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HELEN LUNDEBERG (1908-1999) - Artists - Sullivan Goss - An American Gallery, Santa Barbara's Finest Art Gallery

Planet Rising, Oct. 1964

12 x 9 inches | acrylic on canvas

Helen Lundeberg was born in Chicago, Illinois on June 24, 1908 to second-generation Swedish Lutheran parents. At the age of four, her family moved to Pasadena, California with hopes that a more decent climate would improve her mother’s health. Her father soon began to work for a real state and stock brokerage company. Although her parents were not very religious, Lundeberg regularly attended Sunday school and church, primarily for the music. By the age of 12, Lundeberg spent a substantial amount of time reading novels and travel books, which sparked her imagination and curiosity.

At the age of 16, Lundeberg became interested in art but did not think about pursuing it as a career. Instead, she focused her attention on becoming a writer. In fact, Lundeberg was a bright student and was chosen to participate in a study for “Gifted Children,” conducted by Stanford University in 1921. As time progressed, her mother’s health nevertheless worsened. After graduating from Pasadena High School in 1925, she stayed home to take care of her mother until the fall of 1927. That same fall, she enrolled at Pasadena City College where she majored in English and minored in Science. In 1930, she graduated from junior college with the intention of continuing her education. However, with the onset of the Great Depression, Lundeberg did not have the financial means to go on with her education.

Lundeberg’s life soon took an unexpected turn when a friend of her mother noticed her artistic skills and offered to pay three months of art classes. Shortly after, Lundeberg enrolled at Stickney Memorial School of Art in Pasadena that year. She studied under Lawrence Murphy (1872-1947) in a Bridgman-style figure construction and composition class, which was then taken over by Lorser Feitelson (1898-1978) in the summer. Once Feitelson replaced Murphy, he changed the structure of the class to a discussion and graphic analysis of the compositional principles of Renaissance masters, which taught Lundeberg how to distinguish art from illustration. Feitelson was an influential teacher for Lundeberg. Afterward, they developed a close relationship and eventually married.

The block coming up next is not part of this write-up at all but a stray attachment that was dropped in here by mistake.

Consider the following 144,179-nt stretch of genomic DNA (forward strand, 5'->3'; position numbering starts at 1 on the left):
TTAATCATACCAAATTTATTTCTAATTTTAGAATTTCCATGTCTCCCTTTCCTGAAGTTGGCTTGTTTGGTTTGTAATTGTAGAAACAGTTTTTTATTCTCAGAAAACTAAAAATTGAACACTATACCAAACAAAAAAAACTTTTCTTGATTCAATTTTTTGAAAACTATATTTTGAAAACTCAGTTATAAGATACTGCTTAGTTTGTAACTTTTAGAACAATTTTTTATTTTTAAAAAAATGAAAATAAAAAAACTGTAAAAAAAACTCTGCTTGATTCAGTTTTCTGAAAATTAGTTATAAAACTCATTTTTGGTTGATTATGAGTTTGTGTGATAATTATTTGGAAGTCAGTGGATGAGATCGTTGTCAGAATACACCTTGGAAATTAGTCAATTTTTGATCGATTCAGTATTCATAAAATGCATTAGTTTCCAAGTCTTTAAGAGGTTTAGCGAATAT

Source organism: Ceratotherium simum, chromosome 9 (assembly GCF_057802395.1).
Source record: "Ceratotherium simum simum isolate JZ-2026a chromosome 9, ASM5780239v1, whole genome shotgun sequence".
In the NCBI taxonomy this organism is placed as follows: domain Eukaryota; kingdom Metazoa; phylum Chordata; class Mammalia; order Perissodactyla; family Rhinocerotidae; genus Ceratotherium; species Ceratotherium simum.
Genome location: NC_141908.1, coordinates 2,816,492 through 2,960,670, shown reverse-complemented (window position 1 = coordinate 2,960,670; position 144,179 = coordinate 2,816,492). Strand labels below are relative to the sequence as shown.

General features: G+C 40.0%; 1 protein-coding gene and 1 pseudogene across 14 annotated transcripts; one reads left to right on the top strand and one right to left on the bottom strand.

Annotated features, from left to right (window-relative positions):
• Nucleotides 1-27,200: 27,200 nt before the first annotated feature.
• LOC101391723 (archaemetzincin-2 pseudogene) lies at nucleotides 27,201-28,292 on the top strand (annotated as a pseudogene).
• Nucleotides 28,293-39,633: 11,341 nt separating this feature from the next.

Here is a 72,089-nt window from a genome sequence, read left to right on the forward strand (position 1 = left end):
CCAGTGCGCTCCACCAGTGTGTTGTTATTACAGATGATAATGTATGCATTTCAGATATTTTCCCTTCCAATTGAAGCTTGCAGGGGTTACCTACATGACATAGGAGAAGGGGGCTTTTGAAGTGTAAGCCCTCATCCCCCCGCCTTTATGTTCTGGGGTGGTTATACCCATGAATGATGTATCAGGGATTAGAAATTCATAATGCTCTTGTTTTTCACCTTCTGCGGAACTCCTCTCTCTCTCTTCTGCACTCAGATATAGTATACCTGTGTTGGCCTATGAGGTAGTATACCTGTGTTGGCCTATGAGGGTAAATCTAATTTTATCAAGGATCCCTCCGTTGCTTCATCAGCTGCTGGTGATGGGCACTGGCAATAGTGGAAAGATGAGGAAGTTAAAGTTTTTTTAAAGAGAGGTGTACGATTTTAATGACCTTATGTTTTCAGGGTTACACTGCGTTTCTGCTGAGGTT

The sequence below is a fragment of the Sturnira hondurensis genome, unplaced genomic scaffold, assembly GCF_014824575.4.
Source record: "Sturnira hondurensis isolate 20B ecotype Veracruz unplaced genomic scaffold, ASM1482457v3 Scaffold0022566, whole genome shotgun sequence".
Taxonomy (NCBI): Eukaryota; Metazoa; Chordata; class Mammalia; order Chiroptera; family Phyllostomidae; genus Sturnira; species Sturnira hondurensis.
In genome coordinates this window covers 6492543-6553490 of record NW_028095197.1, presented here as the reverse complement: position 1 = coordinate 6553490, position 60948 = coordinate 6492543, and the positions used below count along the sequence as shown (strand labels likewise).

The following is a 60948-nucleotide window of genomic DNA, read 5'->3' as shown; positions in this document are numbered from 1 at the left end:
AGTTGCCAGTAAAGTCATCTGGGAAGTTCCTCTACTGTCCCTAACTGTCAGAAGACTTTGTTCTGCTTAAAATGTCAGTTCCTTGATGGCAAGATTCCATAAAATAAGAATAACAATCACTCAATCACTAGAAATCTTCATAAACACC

Upon witnessing Lundeberg’s artistic potential, Feitelson advised her to pursue a career as an artist. At the age of 23, Lundeberg began to view art as a serious profession. In 1931, with Feitelson’s encouragement, Lundeberg exhibited her first work of art titled, Apple Harvest, at the “Sixth Annual Exhibition of Southern California Art” at the Fine Arts Gallery of San Diego. Two years later, she was the first to have a one-person exhibition at Stanley Rose Gallery in Hollywood. From this point forward, her work was exhibited in numerous shows throughout Southern California.

While seeking to create art that would use symbolic subjects to present a deeper rational meaning, Lundeberg and Feitelson joined forces to initiate a new art movement which would later be known as Post-Surrealism. In 1934, Lundeberg wrote and published the manifesto for the new art movement titled “New Classicism,” which was also joined by other artists such as Grace Clements (1905-1969). The following year, Lundeberg exhibited one of her earliest Post-Surrealist works, Double Portrait of the Artist in Time (1935) at the Stanley Rose Gallery in Hollywood which received praise as one of her greatest achievements. Shortly after, Lundeberg took part in several Post-Surrealist group exhibitions and gained national recognition.

From 1933 to 1941, Lundeberg was commissioned to produce easel paintings, lithographs, and murals for the Federal Public Works Art Project (PWAP). After executing two murals for the Los Angeles County Hall of Records in 1936, she produces four lithographs the following year. During this period, Lundeberg moves to Los Angeles to be closer to the PWAP offices.

By the age of 41, Lundeberg began to receive numerous awards that confirmed her outstanding talent. In 1949, she received the first purchase prize award for The Clouds in the “Ninth Invitational Purchase Prize Art Exhibition” at the Chaffey Community Art Association in California. A year later, she received a $1,000 First Purchase Award for Spring in the “1950 Annual Exhibition: Artists of Los Angeles and Vicinity” at the Los Angeles County Museum.